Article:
Ghislaine Maxwell, a British socialite and longtime companion of the infamous sex offender Jeffrey Epstein, pleaded not guilty to federal sex trafficking charges in a video appearance before a federal judge in New York on Tuesday.
U.S. District Judge Alison Nathan deemed her a flight risk and ordered her held without bail pending trial, which she set for July 12, 2021.
In court filings last week, prosecutors had argued that Maxwell poses an "extreme" flight risk, citing her "three passports, large sums of money, extensive international connections." Attorneys for Maxwell countered that she "has not left the country even once since Epstein's arrest a year ago" and "her conduct has been entirely consistent with someone who fully intends to remain in this country and fight any allegations brought against her." On Tuesday, Maxwell's attorney, Mark Cohen, also said "the notion of preparing a defense" with her in jail during the ongoing coronavirus pandemic "is not realistic."
The court also heard from two of Epstein's alleged victims. Annie Farmer, one of several women who have alleged that Maxwell not only recruited them but also participated in their sexual abuse, identified herself by name and spoke via remote connection, stressing that "the danger" Maxwell poses "must be taken seriously." Prosecutor Alison Moe also read a statement from an anonymous alleged victim of Epstein's abuse, who said that "without Ghislaine, Jeffrey could not have done what he did" and expressed "great fear that she will flee" if she were to be released.
Judge Nathan ultimately sided with the government's position that there is no condition or combination of conditions that could ensure her presence at court.
"The risks," she said, "are simply too great."
Federal prosecutors also said during the court proceedings that Maxwell is currently married.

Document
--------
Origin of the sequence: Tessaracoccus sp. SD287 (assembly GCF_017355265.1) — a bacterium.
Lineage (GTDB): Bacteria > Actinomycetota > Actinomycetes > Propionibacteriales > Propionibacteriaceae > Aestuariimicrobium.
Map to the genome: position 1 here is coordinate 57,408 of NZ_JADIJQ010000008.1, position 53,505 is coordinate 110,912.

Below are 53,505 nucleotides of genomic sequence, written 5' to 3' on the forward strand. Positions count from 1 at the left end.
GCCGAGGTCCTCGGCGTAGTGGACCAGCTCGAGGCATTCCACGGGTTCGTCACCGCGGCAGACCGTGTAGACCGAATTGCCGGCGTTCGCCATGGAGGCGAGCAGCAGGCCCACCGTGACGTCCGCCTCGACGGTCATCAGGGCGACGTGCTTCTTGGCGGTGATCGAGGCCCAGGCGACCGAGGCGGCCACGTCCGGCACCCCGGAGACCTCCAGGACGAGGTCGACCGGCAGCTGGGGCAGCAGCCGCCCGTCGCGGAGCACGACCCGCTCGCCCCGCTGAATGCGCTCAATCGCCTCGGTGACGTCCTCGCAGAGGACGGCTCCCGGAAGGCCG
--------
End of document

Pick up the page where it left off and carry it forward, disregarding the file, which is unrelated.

A source familiar with the case told ABC News that the disclosure was made deliberately as part of the government's argument to the judge that Maxwell has not been particularly forthcoming about her circumstances and finances.
"In addition to failing to describe in any way the assets of the proposed co-signer of a bond, the defendant also makes no mention whatsoever about the financial circumstances or assets of her spouse, whose identity she declined to provide to pretrial services," Moe told the court during bail arguments. "There's no information about who will be co-signing this bond or their assets, and no details whatsoever."
ABC News reached out to Maxwell's attorneys for comment regarding the prosecutor's comments about a spouse, but did not receive a reply.
Maxwell, 58, is the Oxford-educated daughter of Robert Maxwell, the larger than life publishing baron whose rags-to-riches story captivated England. She lived an extravagant life among the British elite until her father's business empire collapsed in the wake of his death. She fled to New York looking for a fresh start and was soon seen in the company of the mysterious multimillionaire Epstein.
In a letter to a Florida state prosecutor related to Epstein's 2008 guilty plea, Epstein's attorneys describe his relationship with Maxwell as one of two "long-term intimate relationships" Epstein had in adulthood. Maxwell has asserted in court filings that she entered Epstein's employ in 1999, where she remained, despite the eventual end of their romantic relationship, until at least 2006.
Maxwell is now facing a reckoning for her alleged role in facilitating Epstein's sexual abuse of young women. She was arrested by federal authorities in New Hampshire earlier this month and is facing a six-count federal indictment alleging that she conspired with Epstein in a multi-state sex trafficking scheme involving three unnamed minor victims between 1994 and 1997. Prosecutors contend Maxwell not only "befriended" and later "enticed and groomed multiple minor girls to engage in sex acts with Epstein, through a variety of means and methods," but was also, at times, "present for and involved" in the abuse herself.
Maxwell has repeatedly denied those allegations, both in court filings and in a sworn deposition, claiming through her attorneys to have "had no involvement in or knowledge of Epstein's alleged misconduct." But several of Epstein's alleged victims tell an entirely different story, one that often places Maxwell in a role that was central to their abuse. Maxwell has been named as a defendant in five lawsuits from alleged Epstein victims, and in at least three others, alleged victims identify her as one of Epstein's primary "recruiters."
According to Brad Edwards, an attorney who represents several of Epstein's alleged victims, Maxwell's role in Epstein's story is clear.
"Ghislaine Maxwell created Jeffrey Epstein," Edwards told ABC News last week. "She helped to create the monster that we later understood him to be."